Course Outline

segmentGetting Started (Don't Skip This Part)

segmentStatistics and Data Science: A Modeling Approach

segmentPART I: EXPLORING VARIATION

segmentChapter 1  Welcome to Statistics: A Modeling Approach

segmentChapter 2  Understanding Data

segmentChapter 3  Examining Distributions

segmentChapter 4  Explaining Variation

segmentPART II: MODELING VARIATION

segmentChapter 5  A Simple Model

segmentChapter 6  Quantifying Error

segmentChapter 7  Adding an Explanatory Variable to the Model

segmentChapter 8  Digging Deeper into Group Models

segmentChapter 9  Models with a Quantitative Explanatory Variable

segmentPART III: EVALUATING MODELS

segmentChapter 10  The Logic of Inference

segmentChapter 11  Model Comparison with F

11.4 Using the Sampling Distribution of F

segmentChapter 12  Parameter Estimation and Confidence Intervals

segmentChapter 13  What You Have Learned

segmentFinishing Up (Don't Skip This Part!)

segmentResources
list High School / Advanced Statistics and Data Science I (ABC)
11.4 Using the Sampling Distribution of F
Having constructed a sampling distribution of F, let’s use it to evaluate the empty model of Tip
. Our approach will be similar to the one we used in the previous chapter based on the sampling distribution of \(b_1\). We first construct a sampling distribution of F assuming the empty model is true (e.g., with shuffle()
), and then look to see how likely the sample F would be to have occurred by chance if the empty model were true.
Because the sampling distribution of F clearly has a different shape than the sampling distribution of \(b_1\), however, we will need to adjust our method for judging likelihood.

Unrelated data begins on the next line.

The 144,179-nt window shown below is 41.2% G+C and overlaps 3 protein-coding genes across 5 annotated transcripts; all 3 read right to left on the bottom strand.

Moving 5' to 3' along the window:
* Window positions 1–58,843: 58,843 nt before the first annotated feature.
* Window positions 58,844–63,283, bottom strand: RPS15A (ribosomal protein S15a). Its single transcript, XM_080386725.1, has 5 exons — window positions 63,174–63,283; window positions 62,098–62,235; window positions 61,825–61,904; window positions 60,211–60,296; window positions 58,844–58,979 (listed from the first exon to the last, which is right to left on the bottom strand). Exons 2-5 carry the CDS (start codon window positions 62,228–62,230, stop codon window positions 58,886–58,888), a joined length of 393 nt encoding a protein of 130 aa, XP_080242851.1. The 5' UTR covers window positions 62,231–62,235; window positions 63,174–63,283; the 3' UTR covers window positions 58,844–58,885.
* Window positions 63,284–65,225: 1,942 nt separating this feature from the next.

Samples with extremely high Fs (e.g., an F of 8 or 12) are unlikely to be generated from a random DGP. But low sample Fs are quite common from a purely random DGP. Only high values of F – those in the upper tail – would make us doubt that the empty model produced our data.
With the sampling distribution of F, we only need to look at one tail of the distribution. We know that the F ratio can never be less than 0. We just want to know how likely it is to get an F as high as the one we observed.
We can use a function called lower()
to fill the lower .95 of a sampling distribution in a different color than the upper .05 tail by adding this argument to a histogram: fill = ~lower(f, .95)
. Try adding this argument to the sampling distribution in the code window below.
library(coursekata)
# this creates sample_f and sdof
sample_f < f(Tip ~ Condition, data = TipExperiment)
sdof < do(1000) * f(shuffle(Tip) ~ Condition, data = TipExperiment)
# sdof has already been saved for you
# modify this code to fill the lower .95 in a different color
gf_histogram(~f, data=sdof)
# sdof has already been saved for you
# modify this code to fill the lower .95 in a different color
gf_histogram(~f, data=sdof, fill=~lower(f, .95))
ex() %>%
check_function("gf_histogram") %>%
check_arg("fill") %>%
check_equal()
We used a similar function called middle()
before and there’s a related upper()
function as well.
Interpreting the Sample F from the Tipping Experiment
In the plot below we have added a dotted line to show the alpha criterion (the point that divides the unlikely Fs (i.e., .05 of the largest Fs generated by the empty model, which are colored blue) from those considered not unlikely . We also have added in a black point to show where the sample F from the tipping experiment was. Because the sample F falls in the not unlikely region of the sampling distribution, we would probably decide to not reject the empty model based on the results of the experiment.
We can color the same plot a little differently to represent the pvalue for the actual F found in the tipping experiment. In the plot below, pvalue is represented in purple: all the randomly generated Fs from the empty model that were greater than or equal to the observed sample F of 3.30. For reference we have left in the dashed line to show the alpha criterion of .05.
We can see from the plot that the pvalue (purple area) will be greater than .05 (represented by the dashed line), which is another way of saying that the observed F is not in the unlikely region of the sampling distribution.